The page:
Tuesday Reads: The Wuhan Lab Leak Theory

Wuhan Institute of Virology

Wuhan Institute of Virology, where workers fell ill with a Covid-19-like virus in Nov. 2019.

Good Morning!!

We appear to be approaching the end of the pandemic, at least in the US. Now suddenly scientists and journalists are looking more closely at the origins of Covid-19 and seriously considering the theory that the virus escaped from a lab in China.

On May 14, Science Magazine published this letter from 18 scientists: Investigate the origins of COVID-19. The gist is that investigators have not given sufficient attention to the possibility that the virus could have escaped from a lab.

In May 2020, the World Health Assembly requested that the World Health Organization (WHO) director-general work closely with partners to determine the origins of SARS-CoV-2 (2). In November, the Terms of Reference for a China–WHO joint study were released (3). The information, data, and samples for the study’s first phase were collected and summarized by the Chinese half of the team; the rest of the team built on this analysis. Although there were no findings in clear support of either a natural spillover or a lab accident, the team assessed a zoonotic spillover from an intermediate host as “likely to very likely,” and a laboratory incident as “extremely unlikely” [(4), p. 9]. Furthermore, the two theories were not given balanced consideration. Only 4 of the 313 pages of the report and its annexes addressed the possibility of a laboratory accident (4). Notably, WHO Director-General Tedros Ghebreyesus commented that the report’s consideration of evidence supporting a laboratory accident was insufficient and offered to provide additional resources to fully evaluate the possibility (5).

As scientists with relevant expertise, we agree with the WHO director-general (5), the United States and 13 other countries (6), and the European Union (7) that greater clarity about the origins of this pandemic is necessary and feasible to achieve. We must take hypotheses about both natural and laboratory spillovers seriously until we have sufficient data.

This week, the questions about Covid-19’s origins are all over the news. Here’s a sampling:

CNN: New information on Wuhan researchers’ illness furthers debate on pandemic origins.

A US intelligence report found that several researchers at China’s Wuhan Institute of Virology fell ill in November 2019 and had to be hospitalized, a new detail about the severity of their symptoms that could fuel further debate about the origins of the coronavirus pandemic, according to two people briefed on the intelligence.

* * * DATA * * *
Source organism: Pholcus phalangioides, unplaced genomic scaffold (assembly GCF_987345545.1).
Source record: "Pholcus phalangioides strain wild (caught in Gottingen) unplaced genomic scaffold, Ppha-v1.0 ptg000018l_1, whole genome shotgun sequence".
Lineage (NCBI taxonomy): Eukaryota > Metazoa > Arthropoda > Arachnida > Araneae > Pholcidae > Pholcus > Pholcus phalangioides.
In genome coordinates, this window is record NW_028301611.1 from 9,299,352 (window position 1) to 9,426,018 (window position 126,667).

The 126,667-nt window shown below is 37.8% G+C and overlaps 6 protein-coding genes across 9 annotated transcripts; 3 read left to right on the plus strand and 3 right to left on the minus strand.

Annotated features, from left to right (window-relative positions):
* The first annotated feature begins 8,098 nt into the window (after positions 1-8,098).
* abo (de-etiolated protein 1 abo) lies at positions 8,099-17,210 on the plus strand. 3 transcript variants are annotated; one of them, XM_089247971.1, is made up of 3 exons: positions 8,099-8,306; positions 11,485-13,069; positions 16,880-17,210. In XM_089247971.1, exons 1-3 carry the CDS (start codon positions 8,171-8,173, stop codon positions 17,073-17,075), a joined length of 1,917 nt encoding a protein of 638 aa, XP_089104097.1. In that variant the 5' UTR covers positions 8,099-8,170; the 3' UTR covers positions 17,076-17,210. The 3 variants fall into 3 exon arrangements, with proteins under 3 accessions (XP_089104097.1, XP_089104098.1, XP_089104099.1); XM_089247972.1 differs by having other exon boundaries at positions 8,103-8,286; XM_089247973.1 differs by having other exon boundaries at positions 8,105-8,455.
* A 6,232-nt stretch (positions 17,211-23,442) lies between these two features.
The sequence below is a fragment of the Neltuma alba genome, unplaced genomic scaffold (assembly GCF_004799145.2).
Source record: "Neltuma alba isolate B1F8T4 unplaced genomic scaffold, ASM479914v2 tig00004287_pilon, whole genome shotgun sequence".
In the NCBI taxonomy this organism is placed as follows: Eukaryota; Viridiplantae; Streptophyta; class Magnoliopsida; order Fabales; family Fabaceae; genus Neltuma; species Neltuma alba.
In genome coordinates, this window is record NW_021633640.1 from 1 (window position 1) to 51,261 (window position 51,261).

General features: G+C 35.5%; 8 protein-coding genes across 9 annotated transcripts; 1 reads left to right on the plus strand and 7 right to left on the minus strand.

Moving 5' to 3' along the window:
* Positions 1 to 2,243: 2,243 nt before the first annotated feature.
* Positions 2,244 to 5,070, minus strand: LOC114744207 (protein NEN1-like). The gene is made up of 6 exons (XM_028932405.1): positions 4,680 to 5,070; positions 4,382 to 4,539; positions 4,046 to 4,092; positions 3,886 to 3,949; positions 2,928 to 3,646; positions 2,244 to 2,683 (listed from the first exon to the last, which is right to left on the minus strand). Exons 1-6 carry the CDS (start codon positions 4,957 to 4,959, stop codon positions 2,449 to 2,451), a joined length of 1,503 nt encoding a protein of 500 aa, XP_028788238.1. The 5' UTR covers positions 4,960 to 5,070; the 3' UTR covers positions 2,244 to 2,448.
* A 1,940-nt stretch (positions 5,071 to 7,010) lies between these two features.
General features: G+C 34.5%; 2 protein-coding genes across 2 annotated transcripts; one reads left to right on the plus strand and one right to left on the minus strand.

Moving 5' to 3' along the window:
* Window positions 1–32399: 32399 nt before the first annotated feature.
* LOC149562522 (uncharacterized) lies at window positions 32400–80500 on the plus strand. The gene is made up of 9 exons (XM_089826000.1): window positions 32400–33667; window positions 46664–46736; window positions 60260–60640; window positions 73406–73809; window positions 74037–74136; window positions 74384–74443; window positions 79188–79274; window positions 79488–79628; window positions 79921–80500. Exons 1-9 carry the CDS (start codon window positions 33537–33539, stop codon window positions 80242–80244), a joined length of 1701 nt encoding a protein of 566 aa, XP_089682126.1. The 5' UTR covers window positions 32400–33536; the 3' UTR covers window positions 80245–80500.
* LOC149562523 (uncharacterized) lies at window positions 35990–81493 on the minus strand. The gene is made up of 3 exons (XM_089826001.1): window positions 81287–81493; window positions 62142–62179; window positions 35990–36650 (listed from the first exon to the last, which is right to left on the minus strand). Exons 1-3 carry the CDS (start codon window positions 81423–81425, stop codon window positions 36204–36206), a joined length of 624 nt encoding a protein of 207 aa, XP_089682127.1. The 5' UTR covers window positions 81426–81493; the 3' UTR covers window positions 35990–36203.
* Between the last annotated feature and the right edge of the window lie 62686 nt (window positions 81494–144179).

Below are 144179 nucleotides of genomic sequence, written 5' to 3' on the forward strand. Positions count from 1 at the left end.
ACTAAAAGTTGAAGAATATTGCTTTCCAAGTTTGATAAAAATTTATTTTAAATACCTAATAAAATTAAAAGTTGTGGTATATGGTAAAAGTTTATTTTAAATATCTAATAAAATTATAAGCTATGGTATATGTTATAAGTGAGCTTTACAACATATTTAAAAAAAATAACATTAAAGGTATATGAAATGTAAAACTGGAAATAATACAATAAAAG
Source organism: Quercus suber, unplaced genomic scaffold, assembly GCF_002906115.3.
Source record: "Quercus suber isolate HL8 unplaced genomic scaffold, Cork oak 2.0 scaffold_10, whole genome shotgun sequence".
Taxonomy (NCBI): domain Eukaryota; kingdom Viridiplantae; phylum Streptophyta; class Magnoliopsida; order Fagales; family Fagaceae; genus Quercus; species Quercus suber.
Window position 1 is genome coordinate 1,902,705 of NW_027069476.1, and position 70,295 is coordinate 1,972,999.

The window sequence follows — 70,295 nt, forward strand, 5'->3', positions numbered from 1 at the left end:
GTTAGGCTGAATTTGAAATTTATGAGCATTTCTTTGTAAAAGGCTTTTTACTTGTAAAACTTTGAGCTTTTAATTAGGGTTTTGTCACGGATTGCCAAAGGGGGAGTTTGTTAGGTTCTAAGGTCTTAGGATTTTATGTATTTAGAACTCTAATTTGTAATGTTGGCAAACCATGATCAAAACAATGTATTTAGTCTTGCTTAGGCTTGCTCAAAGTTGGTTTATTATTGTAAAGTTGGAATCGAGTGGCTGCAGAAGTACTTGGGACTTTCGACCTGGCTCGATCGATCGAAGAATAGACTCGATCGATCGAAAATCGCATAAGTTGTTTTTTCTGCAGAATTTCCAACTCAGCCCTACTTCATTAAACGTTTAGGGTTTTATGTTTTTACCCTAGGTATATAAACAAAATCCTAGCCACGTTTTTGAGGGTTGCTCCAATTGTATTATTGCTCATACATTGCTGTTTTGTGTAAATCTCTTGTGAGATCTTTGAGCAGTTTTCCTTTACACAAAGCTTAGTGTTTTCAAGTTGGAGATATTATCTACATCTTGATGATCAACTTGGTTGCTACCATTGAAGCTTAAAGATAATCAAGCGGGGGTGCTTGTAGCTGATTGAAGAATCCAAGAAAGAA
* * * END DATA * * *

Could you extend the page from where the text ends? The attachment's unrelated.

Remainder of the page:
A State Department fact sheet released by the Trump administration in January said that the researchers had gotten sick in autumn 2019 but did not go as far as to say they had been hospitalized. China reported to the World Health Organization that the first patient with Covid-like symptoms was recorded in Wuhan on December 8, 2019.

The Wall Street Journal first reported on the intelligence surrounding the earlier hospitalizations.

Importantly, the intelligence community still does not know what the researchers were actually sick with, said the people briefed, and continues to have low confidence in its assessments of the virus’ precise origins beyond the fact that it came from China. “At the end of the day, there is still nothing definitive,” said one of the people who has seen the intelligence.

The director of the Wuhan National Biosafety Lab, which is part of the Wuhan Institute of Virology, issued a strong denial of the report on Monday.

“I’ve read it, it’s a complete lie,” director Yuan Zhiming told state-run tabloid Global Times. “Those claims are groundless. The lab has not been aware of this situation, and I don’t even know where such information came from.”

From The Wall Street Journal today: The Wuhan Lab Leak Question: A Disused Chinese Mine Takes Center Stage.

This is the subterranean home of the closest known virus on Earth to the one that causes Covid-19. It is also now a touchpoint for escalating calls for a more thorough probe into whether the pandemic could have stemmed from a Chinese laboratory.

In April 2012, six miners here fell sick with a mysterious illness after entering the mine to clear bat guano. Three of them died.

Chinese scientists from the Wuhan Institute of Virology were called in to investigate and, after taking samples from bats in the mine, identified several new coronaviruses.

Now, unanswered questions about the miners’ illness, the viruses found at the site and the research done with them have elevated into the mainstream an idea once dismissed as a conspiracy theory: that SARS-CoV-2, the virus that causes Covid-19, might have leaked from a lab in Wuhan, the city where the first cases were found in December 2019.

The lab researchers thus far haven’t provided full and prompt answers, and there have been discrepancies in some information they have released. That has led to demands by leading scientists for a deeper investigation into the Wuhan institute and whether the pandemic virus could have been in its labs and escaped.